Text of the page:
I’ve travelled to various islands around the Philippines – from nearby places like Batangas and Puerto Galera, and down to the South of Palawan to visit ship wrecks and coral reefs abundant in marine life. Palawan is a place where the Tagbanuas still spearfish the same way their ancestors did thousands of years ago. I’ve had the privilege to swim amongst the gentle giants, the Whale Sharks of Donsol.
Free-diving is not only for the sea, there are breathtaking scenes below springs and lakes. Recreational free-diving is associated with the average snorkeler to the professional free diver. There are no dramas with your equipment when you free dive. No bulky scuba gear or hefty tank rates, – just inexpensive mask and fins. With this you have full control of your body, in a sense – you can decide when you descend- where you want, when you want. For instance, you’re snorkeling with your friends and you notice something interesting, you have the option to remain on the water floating, or dive down to get a closer look. You hear nothing but your own heart beat. Your blood pressure lowers and your lungs contract as you reach a greater depth, your body begins to relax. Ironically the ocean is the largest living mass on the planet, and here we are abusing what is both on top and below. But come to think- it probably is one of the most quiet places on earth- and as you go down, you manage to escape. All the distractions of life are left on the surface.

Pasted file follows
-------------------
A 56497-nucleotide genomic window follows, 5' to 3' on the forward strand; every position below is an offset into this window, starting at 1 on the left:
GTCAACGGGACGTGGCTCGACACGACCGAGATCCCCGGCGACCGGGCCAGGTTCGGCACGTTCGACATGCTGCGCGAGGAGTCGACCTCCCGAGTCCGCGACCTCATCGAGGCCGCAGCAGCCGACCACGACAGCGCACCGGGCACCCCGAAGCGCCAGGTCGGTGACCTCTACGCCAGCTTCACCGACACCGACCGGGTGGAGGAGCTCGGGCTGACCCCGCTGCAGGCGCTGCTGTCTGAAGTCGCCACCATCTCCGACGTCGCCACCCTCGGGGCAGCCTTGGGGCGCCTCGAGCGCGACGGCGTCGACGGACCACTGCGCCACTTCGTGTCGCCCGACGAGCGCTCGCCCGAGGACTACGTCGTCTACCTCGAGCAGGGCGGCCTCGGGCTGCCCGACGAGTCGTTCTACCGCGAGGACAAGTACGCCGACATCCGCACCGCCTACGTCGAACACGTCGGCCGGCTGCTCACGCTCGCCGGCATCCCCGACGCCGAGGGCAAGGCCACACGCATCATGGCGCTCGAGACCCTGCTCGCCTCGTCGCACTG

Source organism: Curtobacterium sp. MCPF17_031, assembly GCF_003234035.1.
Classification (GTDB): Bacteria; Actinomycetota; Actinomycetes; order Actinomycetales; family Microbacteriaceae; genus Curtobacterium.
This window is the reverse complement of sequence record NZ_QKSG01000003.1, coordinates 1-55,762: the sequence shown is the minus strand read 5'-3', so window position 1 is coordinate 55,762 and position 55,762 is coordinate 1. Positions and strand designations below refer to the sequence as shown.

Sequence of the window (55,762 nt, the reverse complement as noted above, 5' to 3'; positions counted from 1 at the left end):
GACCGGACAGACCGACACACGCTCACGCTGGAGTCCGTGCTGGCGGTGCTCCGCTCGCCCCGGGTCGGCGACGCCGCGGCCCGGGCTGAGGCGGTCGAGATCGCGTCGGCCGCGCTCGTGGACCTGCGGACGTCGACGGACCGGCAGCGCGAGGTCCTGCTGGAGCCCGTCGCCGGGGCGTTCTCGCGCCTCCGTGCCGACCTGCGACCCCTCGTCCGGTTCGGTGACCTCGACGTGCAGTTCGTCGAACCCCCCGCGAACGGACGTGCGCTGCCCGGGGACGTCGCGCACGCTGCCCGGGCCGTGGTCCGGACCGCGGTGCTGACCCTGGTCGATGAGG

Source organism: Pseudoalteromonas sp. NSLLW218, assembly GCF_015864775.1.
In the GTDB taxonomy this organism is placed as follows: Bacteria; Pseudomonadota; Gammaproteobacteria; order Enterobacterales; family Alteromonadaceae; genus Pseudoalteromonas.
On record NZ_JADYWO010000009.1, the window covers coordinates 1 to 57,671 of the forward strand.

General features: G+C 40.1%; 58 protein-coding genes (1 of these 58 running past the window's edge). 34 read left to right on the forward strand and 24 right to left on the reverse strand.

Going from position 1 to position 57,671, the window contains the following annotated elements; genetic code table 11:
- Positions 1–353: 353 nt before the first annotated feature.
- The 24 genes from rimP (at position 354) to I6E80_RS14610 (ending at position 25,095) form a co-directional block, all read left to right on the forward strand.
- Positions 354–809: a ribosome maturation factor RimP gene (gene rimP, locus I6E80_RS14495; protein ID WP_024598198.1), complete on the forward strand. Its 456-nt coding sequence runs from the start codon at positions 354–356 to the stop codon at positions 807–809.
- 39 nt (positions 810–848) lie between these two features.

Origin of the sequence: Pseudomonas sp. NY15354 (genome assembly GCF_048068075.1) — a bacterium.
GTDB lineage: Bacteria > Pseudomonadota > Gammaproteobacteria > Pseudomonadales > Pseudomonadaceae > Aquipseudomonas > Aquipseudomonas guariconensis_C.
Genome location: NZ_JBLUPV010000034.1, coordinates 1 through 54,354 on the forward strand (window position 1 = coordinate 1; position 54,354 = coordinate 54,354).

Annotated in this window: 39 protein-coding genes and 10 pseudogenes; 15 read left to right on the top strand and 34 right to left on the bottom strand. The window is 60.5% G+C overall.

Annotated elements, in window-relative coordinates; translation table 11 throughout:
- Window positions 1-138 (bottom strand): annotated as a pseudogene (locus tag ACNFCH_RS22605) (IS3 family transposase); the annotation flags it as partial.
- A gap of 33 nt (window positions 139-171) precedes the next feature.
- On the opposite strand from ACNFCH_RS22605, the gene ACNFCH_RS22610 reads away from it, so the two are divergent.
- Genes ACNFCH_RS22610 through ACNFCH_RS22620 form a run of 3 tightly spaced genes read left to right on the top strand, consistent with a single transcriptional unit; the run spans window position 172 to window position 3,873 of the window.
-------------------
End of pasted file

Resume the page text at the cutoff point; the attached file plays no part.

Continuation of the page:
It truly is a liberating experience to be able to view any body of water in its purest form. A life changing experience.
Try it once in your life. To hear that deafening silence is well worth it, like you’ve reached the other side.
Maybe we were really born to dive? How far we go, or how long we can hold our breath at the end of the day is immaterial. Free diving is open to all, regardless of age, race or gender. All one needs is some courage.
Now, take one deep breath. Hold it- and drown willingly.